HAMILTON — Officials are raising the fire danger on the Bitterroot National Forest due to the extremely hot weather and dry fuel conditions.
The fire danger will be raised to “high” beginning Wednesday.
When fire danger is “high” fires will start from most causes. Fires will spread rapidly, and short-distance spotting is common, notes Bitterroot National Forest spokesman Tod McKay. Additionally, fine dead fuels ignite readily, and unattended brush and campfires are likely to escape.
Forest officials are asking the public to be extremely careful when camping and to remember to properly maintain and extinguish campfires.
“We are several weeks ahead of normal with our current conditions resembling mid-to-late July,” said Fire Management Officer Mark Wilson. “Things are drying out quickly this year, and spring rains resulted in a good crop of grass that can feed a wildfire. People need to be careful when camping, driving in the backcountry and cutting firewood.”
“High” fire danger was not declared “high” until July 15. This year, firefighters on the Bitterroot National Forest have extinguished 11 human-caused fires and five lightning fires.
Those planning camping trips should follow these fire safety tips:
- Keep campfires small and completely extinguish them before leaving camp. The best method is to douse the fire with water, stir the ashes and douse again, making sure that all ashes are cold to the touch. It is illegal to have unattended campfires.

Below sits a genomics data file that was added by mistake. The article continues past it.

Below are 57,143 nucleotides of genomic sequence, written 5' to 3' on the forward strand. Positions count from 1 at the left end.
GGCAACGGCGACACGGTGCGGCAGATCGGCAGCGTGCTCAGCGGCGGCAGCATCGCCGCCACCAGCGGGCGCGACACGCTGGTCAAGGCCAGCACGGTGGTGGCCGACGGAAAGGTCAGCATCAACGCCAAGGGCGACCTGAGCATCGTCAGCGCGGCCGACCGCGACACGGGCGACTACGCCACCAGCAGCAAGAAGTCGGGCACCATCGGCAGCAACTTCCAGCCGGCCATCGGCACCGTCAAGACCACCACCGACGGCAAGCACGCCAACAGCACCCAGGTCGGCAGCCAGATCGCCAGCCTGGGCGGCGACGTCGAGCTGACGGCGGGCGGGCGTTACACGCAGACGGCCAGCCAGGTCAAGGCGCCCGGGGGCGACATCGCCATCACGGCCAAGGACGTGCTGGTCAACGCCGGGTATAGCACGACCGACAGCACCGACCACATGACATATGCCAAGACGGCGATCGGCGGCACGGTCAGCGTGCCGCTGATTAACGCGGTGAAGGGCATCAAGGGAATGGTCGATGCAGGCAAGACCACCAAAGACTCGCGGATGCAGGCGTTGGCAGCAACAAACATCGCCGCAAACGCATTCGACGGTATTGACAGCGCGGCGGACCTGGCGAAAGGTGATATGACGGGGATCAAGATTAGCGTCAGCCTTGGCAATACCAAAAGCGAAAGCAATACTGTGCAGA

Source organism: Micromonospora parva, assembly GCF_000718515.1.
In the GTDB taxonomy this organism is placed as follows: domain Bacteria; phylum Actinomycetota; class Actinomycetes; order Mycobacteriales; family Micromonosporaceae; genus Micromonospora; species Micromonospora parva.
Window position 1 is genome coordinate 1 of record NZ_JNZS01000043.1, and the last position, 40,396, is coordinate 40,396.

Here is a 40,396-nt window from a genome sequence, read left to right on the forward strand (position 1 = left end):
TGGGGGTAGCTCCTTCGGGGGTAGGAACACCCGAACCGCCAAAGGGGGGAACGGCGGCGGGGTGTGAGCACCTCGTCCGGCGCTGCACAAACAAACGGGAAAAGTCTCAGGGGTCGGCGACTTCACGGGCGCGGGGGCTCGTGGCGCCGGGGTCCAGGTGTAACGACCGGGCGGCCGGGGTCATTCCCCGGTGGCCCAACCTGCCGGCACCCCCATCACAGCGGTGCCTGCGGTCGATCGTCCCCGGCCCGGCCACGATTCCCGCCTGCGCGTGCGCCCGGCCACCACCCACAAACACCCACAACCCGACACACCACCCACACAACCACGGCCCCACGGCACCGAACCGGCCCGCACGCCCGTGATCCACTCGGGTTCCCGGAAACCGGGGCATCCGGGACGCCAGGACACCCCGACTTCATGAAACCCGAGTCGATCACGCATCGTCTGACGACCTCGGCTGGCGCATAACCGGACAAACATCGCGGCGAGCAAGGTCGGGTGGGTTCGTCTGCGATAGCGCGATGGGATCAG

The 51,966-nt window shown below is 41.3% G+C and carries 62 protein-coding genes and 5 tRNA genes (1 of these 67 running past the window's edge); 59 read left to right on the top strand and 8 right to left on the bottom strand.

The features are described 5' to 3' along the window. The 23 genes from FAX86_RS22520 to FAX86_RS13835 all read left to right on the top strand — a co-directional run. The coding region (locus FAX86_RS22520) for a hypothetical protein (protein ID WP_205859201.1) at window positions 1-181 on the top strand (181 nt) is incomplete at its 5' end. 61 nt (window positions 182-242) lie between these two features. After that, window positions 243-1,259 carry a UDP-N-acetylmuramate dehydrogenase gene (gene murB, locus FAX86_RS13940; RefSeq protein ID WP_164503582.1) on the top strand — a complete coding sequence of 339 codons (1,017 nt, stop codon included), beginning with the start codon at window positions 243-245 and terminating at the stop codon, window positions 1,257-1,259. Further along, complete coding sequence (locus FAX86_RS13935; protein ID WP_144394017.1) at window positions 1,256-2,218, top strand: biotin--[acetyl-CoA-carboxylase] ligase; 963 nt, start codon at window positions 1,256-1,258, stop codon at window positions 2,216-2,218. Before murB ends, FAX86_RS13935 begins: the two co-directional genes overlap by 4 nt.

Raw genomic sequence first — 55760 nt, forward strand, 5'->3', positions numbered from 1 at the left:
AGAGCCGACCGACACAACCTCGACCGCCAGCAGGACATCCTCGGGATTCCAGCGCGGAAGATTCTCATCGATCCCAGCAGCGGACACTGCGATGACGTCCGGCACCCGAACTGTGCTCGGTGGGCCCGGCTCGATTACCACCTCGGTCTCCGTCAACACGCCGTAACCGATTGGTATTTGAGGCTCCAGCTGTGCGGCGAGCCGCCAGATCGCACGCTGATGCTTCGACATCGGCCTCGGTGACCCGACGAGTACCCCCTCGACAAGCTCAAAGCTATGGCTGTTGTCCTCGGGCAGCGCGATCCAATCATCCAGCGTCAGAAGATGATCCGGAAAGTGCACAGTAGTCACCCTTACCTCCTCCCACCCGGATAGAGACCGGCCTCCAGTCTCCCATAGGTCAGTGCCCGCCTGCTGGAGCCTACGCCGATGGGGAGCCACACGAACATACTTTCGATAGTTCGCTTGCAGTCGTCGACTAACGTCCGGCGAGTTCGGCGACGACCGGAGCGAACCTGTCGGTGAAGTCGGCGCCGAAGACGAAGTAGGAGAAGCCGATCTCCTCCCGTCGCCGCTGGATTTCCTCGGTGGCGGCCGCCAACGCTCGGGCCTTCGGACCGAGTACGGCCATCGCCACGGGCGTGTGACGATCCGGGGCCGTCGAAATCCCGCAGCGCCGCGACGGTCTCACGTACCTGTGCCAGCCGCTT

- Smokers should light up only in areas cleared of all flammable debris. Cigarette butts should never be thrown from vehicle windows.
- Those exploring the forest and backcountry in vehicles must stay on established roads and trails and avoid driving over dry grass and brush that could be ignited by hot exhaust systems.
- Firewood cutters should operate chainsaws equipped with spark arresters in the cool morning hours and keep a shovel and fire extinguisher nearby.
- Fireworks are illegal on public lands: every forest, every campsite, every day. Never light fireworks in the woods.
- Recreational shooting? Take precautions! Never shoot into dry vegetation and always make sure you’re shooting in a safe location, away from roads, trails, campsites, and occupied areas. Be aware that shooting exploding targets is prohibited on National Forest System lands. Click here for more information.
- Know before you go. Always check with your local Ranger Station prior to your trip to get the most up-to-date information on fire danger and fire restrictions for the area.